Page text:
Jay R. Stephens





My love for songwriting began at age 13 when I wrote by first song, but my love for music began well before that. I guess you could say it originated before I was even born as my mom tells me she sang all the time while she was pregnant with me. She has one of the most beautiful voices I have ever heard and I still get the chills whenever I hear her sing. Whenever we got in the car, I would rush to put on my favorite album at that time, Fred Hammond’s “Purpose By Design”,  and my mom teach me different parts, training my ear and ability to stay on key. She would sing soprano, while I would sing tenor. It all just felt natural to me. As a kid, this was what I considered fun. It was honestly what I enjoyed more than anything else. But I never entertained the idea that I could one day become an artist in my own right, because I did not believe in myself.

I remember being awaken early in the morning by my mom’s alarm in the other room, which was the sound of music. Although I couldn’t see the time, I had become pretty good at gauging the amount of time I had left to get ready by memorizing the playlist of our local radio station, which never seemed to change. Most times I had the melody of the songs playing in my dreams before the alarm went off. This was before I began to hear the melodies of my own the exact same way.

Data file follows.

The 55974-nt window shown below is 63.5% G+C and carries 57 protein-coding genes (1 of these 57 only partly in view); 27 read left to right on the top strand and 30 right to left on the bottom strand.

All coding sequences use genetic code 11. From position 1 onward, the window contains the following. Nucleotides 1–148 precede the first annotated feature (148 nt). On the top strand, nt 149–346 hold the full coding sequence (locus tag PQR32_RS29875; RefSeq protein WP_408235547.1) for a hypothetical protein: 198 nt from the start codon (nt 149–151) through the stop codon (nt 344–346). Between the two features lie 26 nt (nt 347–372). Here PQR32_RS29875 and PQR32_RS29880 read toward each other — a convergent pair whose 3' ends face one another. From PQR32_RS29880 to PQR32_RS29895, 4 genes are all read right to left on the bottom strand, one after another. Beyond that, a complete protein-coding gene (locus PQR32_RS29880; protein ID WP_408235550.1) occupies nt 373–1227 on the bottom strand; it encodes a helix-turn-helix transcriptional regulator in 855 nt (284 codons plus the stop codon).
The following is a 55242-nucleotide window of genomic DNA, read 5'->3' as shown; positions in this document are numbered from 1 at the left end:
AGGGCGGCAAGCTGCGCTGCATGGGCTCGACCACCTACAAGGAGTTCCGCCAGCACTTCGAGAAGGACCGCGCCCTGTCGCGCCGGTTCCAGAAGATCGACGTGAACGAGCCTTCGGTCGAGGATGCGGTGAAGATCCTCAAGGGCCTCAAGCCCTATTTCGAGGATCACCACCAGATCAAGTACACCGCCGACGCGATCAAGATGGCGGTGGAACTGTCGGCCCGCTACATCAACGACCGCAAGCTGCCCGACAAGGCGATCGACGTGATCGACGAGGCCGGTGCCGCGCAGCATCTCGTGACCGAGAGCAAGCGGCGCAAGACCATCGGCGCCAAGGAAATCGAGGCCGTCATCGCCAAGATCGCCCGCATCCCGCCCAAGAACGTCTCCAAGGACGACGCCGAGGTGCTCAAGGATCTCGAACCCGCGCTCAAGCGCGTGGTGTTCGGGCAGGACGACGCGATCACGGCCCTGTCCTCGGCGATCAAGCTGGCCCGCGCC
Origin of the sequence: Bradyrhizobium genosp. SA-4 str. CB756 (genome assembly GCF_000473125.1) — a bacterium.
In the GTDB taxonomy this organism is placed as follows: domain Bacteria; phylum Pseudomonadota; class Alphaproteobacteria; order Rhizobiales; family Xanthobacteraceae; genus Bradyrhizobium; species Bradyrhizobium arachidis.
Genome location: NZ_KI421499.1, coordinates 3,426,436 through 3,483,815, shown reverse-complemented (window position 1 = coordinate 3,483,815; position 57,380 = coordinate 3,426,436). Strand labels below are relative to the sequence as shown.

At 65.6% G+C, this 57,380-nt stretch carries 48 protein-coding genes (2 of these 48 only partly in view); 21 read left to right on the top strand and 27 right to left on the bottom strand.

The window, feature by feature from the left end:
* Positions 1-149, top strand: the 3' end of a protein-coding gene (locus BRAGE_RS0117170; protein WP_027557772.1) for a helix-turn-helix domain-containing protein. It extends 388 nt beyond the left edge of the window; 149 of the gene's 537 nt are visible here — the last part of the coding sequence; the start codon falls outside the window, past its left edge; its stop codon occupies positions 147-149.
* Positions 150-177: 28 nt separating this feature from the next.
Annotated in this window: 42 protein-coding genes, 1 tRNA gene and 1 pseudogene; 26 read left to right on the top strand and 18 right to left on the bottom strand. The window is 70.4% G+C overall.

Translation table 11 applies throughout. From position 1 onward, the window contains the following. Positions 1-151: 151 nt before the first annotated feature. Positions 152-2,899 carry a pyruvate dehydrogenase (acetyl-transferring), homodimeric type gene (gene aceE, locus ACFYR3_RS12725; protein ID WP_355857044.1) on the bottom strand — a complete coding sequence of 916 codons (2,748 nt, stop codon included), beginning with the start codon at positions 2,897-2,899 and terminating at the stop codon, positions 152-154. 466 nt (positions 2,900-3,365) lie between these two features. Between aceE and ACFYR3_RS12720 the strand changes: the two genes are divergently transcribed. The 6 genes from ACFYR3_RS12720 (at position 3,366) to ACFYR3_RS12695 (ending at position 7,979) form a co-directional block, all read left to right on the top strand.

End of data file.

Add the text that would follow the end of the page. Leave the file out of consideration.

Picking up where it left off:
I may have been too young to fully understand the subject matter, but whenever my favorite song came on, those three to four minutes were absolute bliss. It was an euphoria that I had never experienced before. The combination of emotion and adoration that I felt for the creativity and vulnerability from the artists that I somehow felt was being shared only with me,  made me feel special when I otherwise did not. It made me feel understood and hopeful. I would dread the end of a favorite song because that meant I had to wait at least another hour, or maybe another car ride to experience that feeling again. Although music continuously played in my head even when there was no music actually playing, I still felt the urge to hear that sound through speakers just one more time.

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When I saved enough money to purchase my first CD, it was heaven for me, and likely torture for my mom and our neighbors. I remember going into my room, closing the door, being anxious to hear the latest album from my favorite artists for just a little while. It would usually be a school night and close to bedtime, so I had to be very selective in choosing the song(s) I wanted to hear before going to bed. By this time it had become more than the connection and comfort of feeling understood. I slowly began to discover my own abilities as a singer, and I found myself generating my own ideas and thoughts for expressing how I felt as a songwriter.